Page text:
# Realizability of extensions of a free oriented matroid by an independent set

Question: I am searching for a non-realizable matroid with few dependencies relative to the number of points. Precisely, I would like to find a non-realizable (over $\mathbb{R}$) oriented matroid $M$ on a set $A\cup B$ such that $A$ is a basis of $M$, and $B$ is independent in $M$. Can there be such an example? I would also be very interested to hear about any known results concerning the spaces of realizations of such oriented matroids.

Motivation and background: There are many known explicit non-realizable oriented matroids. However, all the examples I have found in the literature seem to rely on having a low rank relative to the number of points. For instance, here are depictions of two well-known (minimal) examples of non-realizable oriented matroids, both of rank three on nine points: the non-Pappus pseudo-line arrangement, and its perturbation given by Ringel's uniform oriented matroid. In both cases, the non-realizability amounts to the impossibility of straightening the curved lines.

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I believe you can take one of the low rank examples, such as Ringel's, and simply take the dual. Since Ringel's is on 9 points, with rank 3, the dual is on 9 points with rank 6.

@RicardoAndrade, I wrote some code to test this on a range of oriented matroids. My results are as follows:

ceva:            good =  31; not basis =  4; bad = 0
πάππος:          good =  75; not basis =  9; bad = 0
ringel:          good =  84; not basis =  0; bad = 0
tsukamoto13[+1]: good = 267; not basis = 19; bad = 0
tsukamoto13[0]:  good = 266; not basis = 20; bad = 0
tsukamoto13[-1]: good = 267; not basis = 19; bad = 0
circularsaw3:    good =  35; not basis =  0; bad = 0
Ω14[+1]:         good = 334; not basis = 30; bad = 0
Ω14[0]:          good = 333; not basis = 31; bad = 0
Ω14[-1]:         good = 334; not basis = 30; bad = 0
suvorov14:       good = 331; not basis = 33; bad = 0

For each of the dual oriented matroids, I took each r element subset of the n elements. If they were independent forming your A and the remaining set, your B, was also independent, I counted this as good; if the r element subset were dependent I added to the not basis count. The bad count, always 0, is when the A set was a basis, and the remainder was not independent.

So I conclude that while your observation that while every r element subset for a uniform oriented matroid will satisfy your conditions, the restriction to uniformity is pretty strong and unnecessary.

@Ricardo I am sorry to keep posting up here, but I want an image this time: This one is all bad ... i.e. wheel12: good = 0; not basis = 165; bad = 55 I think my main observation is that my interest is pseudoline stretching, i.e. rank 3 oriented matroids, typically 'interesting' ones. This wheel is not very interesting for me. Whenever a lot of pseudolines meet at a single point, then the dual of the rank 3 oriented matroid will tend to have small dependent sets, and so not have the property you are interested in. But the oriented matroids of interest to me, are rank 3, and typically at each vertex have only two or three lines, maybe four meeting, so that every convector has at least n-4 elements, and all sets of size 3 are independent (in the dual), so that your property is trivial for any basis of the dual. In summary I think the fact that the bad column is always 0 is just an artifact of my interest versus yours.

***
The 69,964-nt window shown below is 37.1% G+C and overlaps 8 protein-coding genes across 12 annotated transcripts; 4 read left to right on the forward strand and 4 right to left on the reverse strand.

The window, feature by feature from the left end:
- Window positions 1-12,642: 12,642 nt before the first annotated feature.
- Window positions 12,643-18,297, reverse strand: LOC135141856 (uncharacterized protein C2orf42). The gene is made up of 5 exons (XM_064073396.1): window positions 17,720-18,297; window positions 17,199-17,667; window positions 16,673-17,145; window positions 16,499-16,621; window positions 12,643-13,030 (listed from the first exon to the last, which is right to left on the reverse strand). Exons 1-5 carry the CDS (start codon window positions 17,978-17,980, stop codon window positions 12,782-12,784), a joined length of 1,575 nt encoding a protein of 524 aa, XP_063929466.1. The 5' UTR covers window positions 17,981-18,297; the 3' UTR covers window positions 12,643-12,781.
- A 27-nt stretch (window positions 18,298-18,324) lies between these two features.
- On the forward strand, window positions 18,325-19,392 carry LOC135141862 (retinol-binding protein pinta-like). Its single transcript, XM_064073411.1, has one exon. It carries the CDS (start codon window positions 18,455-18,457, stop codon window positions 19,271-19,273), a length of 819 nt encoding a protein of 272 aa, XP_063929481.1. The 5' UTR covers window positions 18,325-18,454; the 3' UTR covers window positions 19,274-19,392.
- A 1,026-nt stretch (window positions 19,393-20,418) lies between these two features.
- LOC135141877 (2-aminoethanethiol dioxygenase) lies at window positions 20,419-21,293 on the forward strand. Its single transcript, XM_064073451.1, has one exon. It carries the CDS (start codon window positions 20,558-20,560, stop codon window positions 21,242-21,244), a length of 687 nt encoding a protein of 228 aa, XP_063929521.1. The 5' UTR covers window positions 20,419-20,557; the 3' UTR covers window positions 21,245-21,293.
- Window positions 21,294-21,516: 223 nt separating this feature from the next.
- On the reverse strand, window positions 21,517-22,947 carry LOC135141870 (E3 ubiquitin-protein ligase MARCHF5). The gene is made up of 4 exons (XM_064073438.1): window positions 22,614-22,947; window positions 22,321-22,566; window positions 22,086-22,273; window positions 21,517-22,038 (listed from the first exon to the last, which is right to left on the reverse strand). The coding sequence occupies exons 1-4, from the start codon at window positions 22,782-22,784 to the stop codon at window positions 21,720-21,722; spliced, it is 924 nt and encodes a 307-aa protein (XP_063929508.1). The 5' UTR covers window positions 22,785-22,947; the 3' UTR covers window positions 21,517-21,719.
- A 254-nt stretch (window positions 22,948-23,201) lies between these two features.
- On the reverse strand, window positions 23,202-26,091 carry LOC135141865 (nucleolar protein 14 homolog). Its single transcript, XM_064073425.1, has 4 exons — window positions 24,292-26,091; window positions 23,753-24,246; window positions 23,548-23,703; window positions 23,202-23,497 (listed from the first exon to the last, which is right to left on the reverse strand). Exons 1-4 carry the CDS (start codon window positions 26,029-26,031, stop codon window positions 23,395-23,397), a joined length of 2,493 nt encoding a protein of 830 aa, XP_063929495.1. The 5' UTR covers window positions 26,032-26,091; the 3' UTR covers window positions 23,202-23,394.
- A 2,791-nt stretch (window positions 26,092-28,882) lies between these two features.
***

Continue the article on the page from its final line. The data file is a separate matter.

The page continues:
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Dear @Jeremy: Very nice! So if we take any uniform oriented matroid with rank at most half the number of points (and there are lots of these), its dual will be an example as I requested. Then, further taking the direct sum with a free oriented matroid will give examples with arbitrarily high rank. Thank you very much, Jeremy. Welcome to MathOverflow! – Ricardo Andrade Aug 24 '13 at 21:04
Thank you so much for the additional material, @Jeremy. That is very interesting, and quite unexpected to me! Do you happen to know or conjecture of a simple condition (more general than uniformity) which guarantees that every basis of the dual matroid is "good" in the sense you describe above? – Ricardo Andrade Aug 25 '13 at 10:35
There is absolutely no need to apologize when you keep making your answer better. Thank you for clarifying the origin of the computational results you show in your answer. – Ricardo Andrade Aug 28 '13 at 2:14
The wheel picture shows a co-loop, being the line at infinity in the pseudoline diagram; dropping that line with all the pseudolines intersecting at a single point, gives two co-parallel-vectors. These are the only possible linear dependencies in the dual of a rank 3 oriented matroid. For a non-trivial example, take the dual of an arbitrary rank 3 matrix; then form another element in the dual matrix as a linear combination of two of the existing elements. Then take the set B to include that linear combination. The oriented matroid then has a basis A and a dependent B. Its dual has rank 4. – Jeremy Carroll Aug 28 '13 at 15:26